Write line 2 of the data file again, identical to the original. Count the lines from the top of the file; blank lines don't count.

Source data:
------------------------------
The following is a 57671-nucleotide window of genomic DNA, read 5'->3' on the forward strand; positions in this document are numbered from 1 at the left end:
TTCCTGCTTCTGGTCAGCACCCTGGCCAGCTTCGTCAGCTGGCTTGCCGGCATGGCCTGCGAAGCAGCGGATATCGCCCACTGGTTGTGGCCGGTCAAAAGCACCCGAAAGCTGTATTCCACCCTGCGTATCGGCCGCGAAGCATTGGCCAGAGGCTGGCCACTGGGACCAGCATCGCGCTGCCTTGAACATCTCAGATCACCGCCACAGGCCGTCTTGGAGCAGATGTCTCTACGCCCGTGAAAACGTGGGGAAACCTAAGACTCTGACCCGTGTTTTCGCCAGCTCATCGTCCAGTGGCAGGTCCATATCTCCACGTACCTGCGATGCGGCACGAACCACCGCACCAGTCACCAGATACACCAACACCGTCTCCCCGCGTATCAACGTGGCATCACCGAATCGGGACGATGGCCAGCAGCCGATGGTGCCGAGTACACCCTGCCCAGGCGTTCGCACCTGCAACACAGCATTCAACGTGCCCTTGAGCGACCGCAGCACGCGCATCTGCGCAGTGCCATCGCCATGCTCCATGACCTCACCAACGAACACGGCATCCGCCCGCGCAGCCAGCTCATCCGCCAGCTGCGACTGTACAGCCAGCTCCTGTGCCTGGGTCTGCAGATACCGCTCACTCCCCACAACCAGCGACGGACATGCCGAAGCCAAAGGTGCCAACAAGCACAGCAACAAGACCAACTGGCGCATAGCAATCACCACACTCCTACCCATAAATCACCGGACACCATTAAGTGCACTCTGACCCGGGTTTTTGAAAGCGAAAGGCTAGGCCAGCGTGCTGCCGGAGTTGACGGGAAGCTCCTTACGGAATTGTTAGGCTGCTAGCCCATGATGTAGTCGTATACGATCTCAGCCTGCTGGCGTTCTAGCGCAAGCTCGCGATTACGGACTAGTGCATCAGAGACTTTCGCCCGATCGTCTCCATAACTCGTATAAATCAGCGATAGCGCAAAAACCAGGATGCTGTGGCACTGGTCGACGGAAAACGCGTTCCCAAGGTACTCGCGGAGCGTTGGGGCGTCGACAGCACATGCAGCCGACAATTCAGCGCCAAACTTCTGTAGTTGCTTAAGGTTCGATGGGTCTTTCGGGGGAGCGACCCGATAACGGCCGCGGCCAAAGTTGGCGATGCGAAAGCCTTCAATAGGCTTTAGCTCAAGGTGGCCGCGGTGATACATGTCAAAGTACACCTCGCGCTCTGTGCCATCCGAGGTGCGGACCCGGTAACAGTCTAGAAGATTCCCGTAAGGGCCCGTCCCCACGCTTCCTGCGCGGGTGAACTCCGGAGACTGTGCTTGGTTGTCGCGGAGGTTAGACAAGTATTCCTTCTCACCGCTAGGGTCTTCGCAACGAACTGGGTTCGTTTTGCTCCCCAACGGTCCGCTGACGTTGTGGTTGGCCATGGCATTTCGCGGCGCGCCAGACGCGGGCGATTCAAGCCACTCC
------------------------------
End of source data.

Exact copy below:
TTCCTGCTTCTGGTCAGCACCCTGGCCAGCTTCGTCAGCTGGCTTGCCGGCATGGCCTGCGAAGCAGCGGATATCGCCCACTGGTTGTGGCCGGTCAAAAGCACCCGAAAGCTGTATTCCACCCTGCGTATCGGCCGCGAAGCATTGGCCAGAGGCTGGCCACTGGGACCAGCATCGCGCTGCCTTGAACATCTCAGATCACCGCCACAGGCCGTCTTGGAGCAGATGTCTCTACGCCCGTGAAAACGTGGGGAAACCTAAGACTCTGACCCGTGTTTTCGCCAGCTCATCGTCCAGTGGCAGGTCCATATCTCCACGTACCTGCGATGCGGCACGAACCACCGCACCAGTCACCAGATACACCAACACCGTCTCCCCGCGTATCAACGTGGCATCACCGAATCGGGACGATGGCCAGCAGCCGATGGTGCCGAGTACACCCTGCCCAGGCGTTCGCACCTGCAACACAGCATTCAACGTGCCCTTGAGCGACCGCAGCACGCGCATCTGCGCAGTGCCATCGCCATGCTCCATGACCTCACCAACGAACACGGCATCCGCCCGCGCAGCCAGCTCATCCGCCAGCTGCGACTGTACAGCCAGCTCCTGTGCCTGGGTCTGCAGATACCGCTCACTCCCCACAACCAGCGACGGACATGCCGAAGCCAAAGGTGCCAACAAGCACAGCAACAAGACCAACTGGCGCATAGCAATCACCACACTCCTACCCATAAATCACCGGACACCATTAAGTGCACTCTGACCCGGGTTTTTGAAAGCGAAAGGCTAGGCCAGCGTGCTGCCGGAGTTGACGGGAAGCTCCTTACGGAATTGTTAGGCTGCTAGCCCATGATGTAGTCGTATACGATCTCAGCCTGCTGGCGTTCTAGCGCAAGCTCGCGATTACGGACTAGTGCATCAGAGACTTTCGCCCGATCGTCTCCATAACTCGTATAAATCAGCGATAGCGCAAAAACCAGGATGCTGTGGCACTGGTCGACGGAAAACGCGTTCCCAAGGTACTCGCGGAGCGTTGGGGCGTCGACAGCACATGCAGCCGACAATTCAGCGCCAAACTTCTGTAGTTGCTTAAGGTTCGATGGGTCTTTCGGGGGAGCGACCCGATAACGGCCGCGGCCAAAGTTGGCGATGCGAAAGCCTTCAATAGGCTTTAGCTCAAGGTGGCCGCGGTGATACATGTCAAAGTACACCTCGCGCTCTGTGCCATCCGAGGTGCGGACCCGGTAACAGTCTAGAAGATTCCCGTAAGGGCCCGTCCCCACGCTTCCTGCGCGGGTGAACTCCGGAGACTGTGCTTGGTTGTCGCGGAGGTTAGACAAGTATTCCTTCTCACCGCTAGGGTCTTCGCAACGAACTGGGTTCGTTTTGCTCCCCAACGGTCCGCTGACGTTGTGGTTGGCCATGGCATTTCGCGGCGCGCCAGACGCGGGCGATTCAAGCCACTCC